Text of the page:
Links for Wednesday

The Phillies defeated the St. Louis Cardinals with an avalanche of runs in the eighth inning. The Cardinal bullpen completely imploded, allowing nine runs in relief of Kyle McClellan. Meanwhile, Roy Halladay was excellent as usual, but was unable to pick up his tenth win. It was his shortest outing since Opening Day, however.

Not much exciting stuff going in on Phillies-land at the moment, so today’s post will just highlight some of the great stuff found around the Internets. If you haven’t already, check out the official Crashburn debut of Jeff Barnes as he tries to see what the future holds for Chase Utley and Ryan Howard. Another recent addition, Paul Boye, makes the case for Cole Hamels as the starting pitcher for the National League in the All-Star Game.

You’ll want to check out this post, which links to a video of what I think is the funniest baseball-related video of all time. It’s probably not work-safe, so be warned.

Mandy Housenick and Marcus Hayes dropped stupid bombs on Daily News Live recently. @TonyIsDynamic did some great video splicing that you must see.

While Boye focused on Hamels’ All-Star hopes, I looked at Shane Victorino‘s. He has, surprisingly, been a tour de force in the Phillies’ offense.

Tune into Phillies 24/7 98.1 WOGL HD-4 with your HD radio today to catch the latest edition of “Stathead”, hosted by myself and Jeff Sotolanno. We talk about Victorino, All-Stars, right-handed bats to look for, and Jimmy Rollins.

If you’re the fantasy baseball type, I’ll be going over upwards of 10 starting pitchers you should be targeting. You can find that at Baseball Prospectus every Friday.

Finally, to end the self-promotion, I’ll be doing a live chat on Wednesday, June 29 with the guys at Fire Brand AL to discuss the Red Sox-Phillies series.

At Baseball Prospectus, Derek Carty crunched the numbers again to find out when various stats stabilize for both hitters and pitchers.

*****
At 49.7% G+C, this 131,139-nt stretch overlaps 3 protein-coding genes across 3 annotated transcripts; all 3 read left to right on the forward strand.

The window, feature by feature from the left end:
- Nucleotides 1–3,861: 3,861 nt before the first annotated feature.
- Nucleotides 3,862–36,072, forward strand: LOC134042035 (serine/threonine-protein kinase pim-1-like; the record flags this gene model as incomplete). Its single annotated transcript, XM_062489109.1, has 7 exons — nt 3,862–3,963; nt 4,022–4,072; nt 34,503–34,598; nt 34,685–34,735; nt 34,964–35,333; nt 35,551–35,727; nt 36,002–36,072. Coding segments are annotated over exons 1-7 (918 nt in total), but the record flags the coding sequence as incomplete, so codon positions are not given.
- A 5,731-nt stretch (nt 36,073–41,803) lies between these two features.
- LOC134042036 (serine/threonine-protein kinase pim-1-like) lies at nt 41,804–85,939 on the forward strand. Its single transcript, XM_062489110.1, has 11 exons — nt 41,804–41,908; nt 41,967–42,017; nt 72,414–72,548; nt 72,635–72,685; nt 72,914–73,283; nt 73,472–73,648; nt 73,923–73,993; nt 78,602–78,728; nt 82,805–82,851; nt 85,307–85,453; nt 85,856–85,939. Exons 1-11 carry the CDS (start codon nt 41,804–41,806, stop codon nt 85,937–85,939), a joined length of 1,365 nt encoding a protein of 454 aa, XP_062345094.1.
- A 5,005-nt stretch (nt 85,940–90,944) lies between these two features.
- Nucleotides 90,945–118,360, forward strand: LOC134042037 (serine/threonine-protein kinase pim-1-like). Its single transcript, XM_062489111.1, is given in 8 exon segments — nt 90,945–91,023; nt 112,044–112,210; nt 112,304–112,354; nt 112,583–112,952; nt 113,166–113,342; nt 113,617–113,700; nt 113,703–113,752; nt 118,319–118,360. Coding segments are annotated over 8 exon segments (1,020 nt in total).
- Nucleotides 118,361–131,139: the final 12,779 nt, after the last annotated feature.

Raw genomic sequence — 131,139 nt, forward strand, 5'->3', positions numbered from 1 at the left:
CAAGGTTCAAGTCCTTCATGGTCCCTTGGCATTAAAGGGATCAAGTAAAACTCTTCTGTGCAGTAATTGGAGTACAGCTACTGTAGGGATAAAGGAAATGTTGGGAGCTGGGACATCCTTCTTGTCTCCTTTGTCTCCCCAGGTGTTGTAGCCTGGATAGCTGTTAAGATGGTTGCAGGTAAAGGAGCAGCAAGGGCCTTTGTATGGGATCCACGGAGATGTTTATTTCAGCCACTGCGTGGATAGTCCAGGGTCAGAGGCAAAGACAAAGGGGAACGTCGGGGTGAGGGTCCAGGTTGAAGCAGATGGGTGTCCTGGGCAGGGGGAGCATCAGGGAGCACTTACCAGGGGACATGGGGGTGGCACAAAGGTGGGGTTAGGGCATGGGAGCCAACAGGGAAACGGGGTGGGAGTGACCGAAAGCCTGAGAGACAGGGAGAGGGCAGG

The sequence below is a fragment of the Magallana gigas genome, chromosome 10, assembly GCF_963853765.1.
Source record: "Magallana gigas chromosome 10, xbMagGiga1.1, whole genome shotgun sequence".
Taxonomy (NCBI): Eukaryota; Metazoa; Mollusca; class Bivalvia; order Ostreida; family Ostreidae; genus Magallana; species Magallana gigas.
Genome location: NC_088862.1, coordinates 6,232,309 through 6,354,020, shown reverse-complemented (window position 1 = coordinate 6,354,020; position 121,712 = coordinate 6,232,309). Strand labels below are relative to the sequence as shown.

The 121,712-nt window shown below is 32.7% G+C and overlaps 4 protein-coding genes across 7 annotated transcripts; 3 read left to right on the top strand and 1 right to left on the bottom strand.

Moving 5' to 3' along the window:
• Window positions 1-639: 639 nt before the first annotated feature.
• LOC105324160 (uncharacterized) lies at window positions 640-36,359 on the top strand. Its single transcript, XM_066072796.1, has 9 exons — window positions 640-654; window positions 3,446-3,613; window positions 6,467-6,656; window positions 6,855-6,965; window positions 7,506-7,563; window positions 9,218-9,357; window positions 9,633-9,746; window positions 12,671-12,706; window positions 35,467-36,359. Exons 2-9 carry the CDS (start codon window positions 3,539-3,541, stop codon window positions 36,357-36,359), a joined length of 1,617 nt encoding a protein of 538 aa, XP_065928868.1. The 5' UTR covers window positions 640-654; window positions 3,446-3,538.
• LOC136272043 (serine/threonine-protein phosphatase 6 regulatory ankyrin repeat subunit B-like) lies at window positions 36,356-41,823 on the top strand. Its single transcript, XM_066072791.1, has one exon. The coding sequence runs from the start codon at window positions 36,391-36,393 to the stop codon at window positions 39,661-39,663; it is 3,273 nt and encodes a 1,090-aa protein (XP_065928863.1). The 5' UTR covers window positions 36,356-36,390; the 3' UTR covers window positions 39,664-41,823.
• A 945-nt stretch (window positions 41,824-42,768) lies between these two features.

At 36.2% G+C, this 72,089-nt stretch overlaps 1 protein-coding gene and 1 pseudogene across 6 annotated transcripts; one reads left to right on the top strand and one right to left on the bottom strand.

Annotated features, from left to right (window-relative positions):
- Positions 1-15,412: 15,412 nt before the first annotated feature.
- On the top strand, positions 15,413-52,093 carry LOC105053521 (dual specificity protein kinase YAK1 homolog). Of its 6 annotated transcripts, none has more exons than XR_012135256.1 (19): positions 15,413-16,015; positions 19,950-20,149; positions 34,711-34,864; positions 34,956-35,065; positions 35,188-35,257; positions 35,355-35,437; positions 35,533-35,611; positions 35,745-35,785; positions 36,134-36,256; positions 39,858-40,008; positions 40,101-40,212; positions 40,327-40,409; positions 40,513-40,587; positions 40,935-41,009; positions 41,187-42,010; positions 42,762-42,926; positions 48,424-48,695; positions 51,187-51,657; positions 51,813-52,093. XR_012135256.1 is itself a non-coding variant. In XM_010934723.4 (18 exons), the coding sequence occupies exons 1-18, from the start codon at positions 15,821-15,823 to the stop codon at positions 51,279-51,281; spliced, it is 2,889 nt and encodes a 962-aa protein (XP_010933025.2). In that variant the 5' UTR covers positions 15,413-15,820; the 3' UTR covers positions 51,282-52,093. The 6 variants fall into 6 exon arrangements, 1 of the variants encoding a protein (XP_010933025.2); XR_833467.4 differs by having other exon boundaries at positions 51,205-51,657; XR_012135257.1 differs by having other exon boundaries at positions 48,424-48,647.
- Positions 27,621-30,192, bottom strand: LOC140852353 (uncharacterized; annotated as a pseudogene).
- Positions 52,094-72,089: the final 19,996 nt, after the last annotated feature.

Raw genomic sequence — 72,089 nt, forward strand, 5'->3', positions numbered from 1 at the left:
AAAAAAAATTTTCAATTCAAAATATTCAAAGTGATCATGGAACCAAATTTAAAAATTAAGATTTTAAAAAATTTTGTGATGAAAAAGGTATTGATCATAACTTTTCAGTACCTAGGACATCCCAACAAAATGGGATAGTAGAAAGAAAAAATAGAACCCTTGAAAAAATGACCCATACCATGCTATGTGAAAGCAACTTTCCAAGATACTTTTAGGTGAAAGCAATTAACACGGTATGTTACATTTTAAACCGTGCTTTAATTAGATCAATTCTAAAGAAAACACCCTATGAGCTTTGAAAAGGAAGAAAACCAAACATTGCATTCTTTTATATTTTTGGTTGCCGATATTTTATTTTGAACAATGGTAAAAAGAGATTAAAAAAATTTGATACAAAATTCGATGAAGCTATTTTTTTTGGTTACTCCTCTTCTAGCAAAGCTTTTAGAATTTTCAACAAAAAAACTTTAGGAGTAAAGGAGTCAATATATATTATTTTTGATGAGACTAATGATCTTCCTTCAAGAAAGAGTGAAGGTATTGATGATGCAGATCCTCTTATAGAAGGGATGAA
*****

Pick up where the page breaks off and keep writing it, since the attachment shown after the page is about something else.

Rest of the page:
Tangotiger explains Wins Above Replacement (WAR) to the uninitiated. If you’d like to learn more about it, or if you’re skeptical of the stat, I highly recommend reading what Tango had to say.

At FanGraphs, Dave Cameron reviews Batting Average on Balls in Play. In another post, he arrived at a very shocking conclusion: Shane Victorino is better than Ryan Howard and has been over the past five-plus seasons. Would you have been behind a five-year, $125 million contract extension for the Flyin’ Hawaiian?

Colin Wyers, of Baseball Prospectus fame, has been one of the few that has been openly critical about the quality of data many of us use on a daily basis. This post from Lookout Landing is a prime example of Wyers’ complaint.

Drew Fairservice, a fellow ESPN SweetSpot blogger, analyzes the efficiency of the Phillies’ starting rotation for The Score’s Getting Blanked blog.

Zoo With Roy does the hard-hitting analysis, comparing Roy Halladay and Matt Holliday. I think we know who comes out on top.

At Beyond the Box Score, Bill Petti finds that Cole Hamels has been prettay, prettay, prettay good.

Eric Seidman of Brotherly Glove expects the Phillies’ bullpen to be young and cheap next year.

David Hale’s notes about the Phillies are always good, but I loved this bit:

Funny scene from the clubhouse today: Chase Utley was watching some game film and having a very in depth discussion with hitting instructor Greg Gross about his swing. Gross discussed the particulars of keeping his weight centered through his swing and a bunch of other technicalities I don’t understand. When they were through talking, Gross took about five steps to his left, where Domonic Brown was watching an episode of “Swamp People” on his iPad. Gross laughed and stopped to discuss the particulars of catching alligators, too. He’s a true Renaissance Man.

Phillies fan-favorite Logan Morrison of the Florida Marlins criticized Hanley Ramirez for being late to new manager Jack McKeon’s pre-game meeting.

At The Good Phight, Schmenkman allays concerns that the Phillies can only beat up on bad teams.

David Schoenfield claims that the American League is better than the National League. Given that the post has 2,316 comments, I’m guessing he caused quite a stir.

Phillies Nation got some nice pub at

Other stuff:

Crashburn writers on Twitter: @CrashburnAlley@Phrontiersman@Utley4God

Crashburn on Facebook

Centipedes are more of a threat than Iran and should be taken seriously.

The link dump will end with a couple of YouTubes. It’s the Internet, so how about a cat? I mean, a really awesome cat. If you’re not familiar with Maru, check out the plethora of videos on mugumogu’s channel.

Finally, let’s go with some music. I hadn’t been a fan of this type of music, but Parov Stelar is getting me into swing house.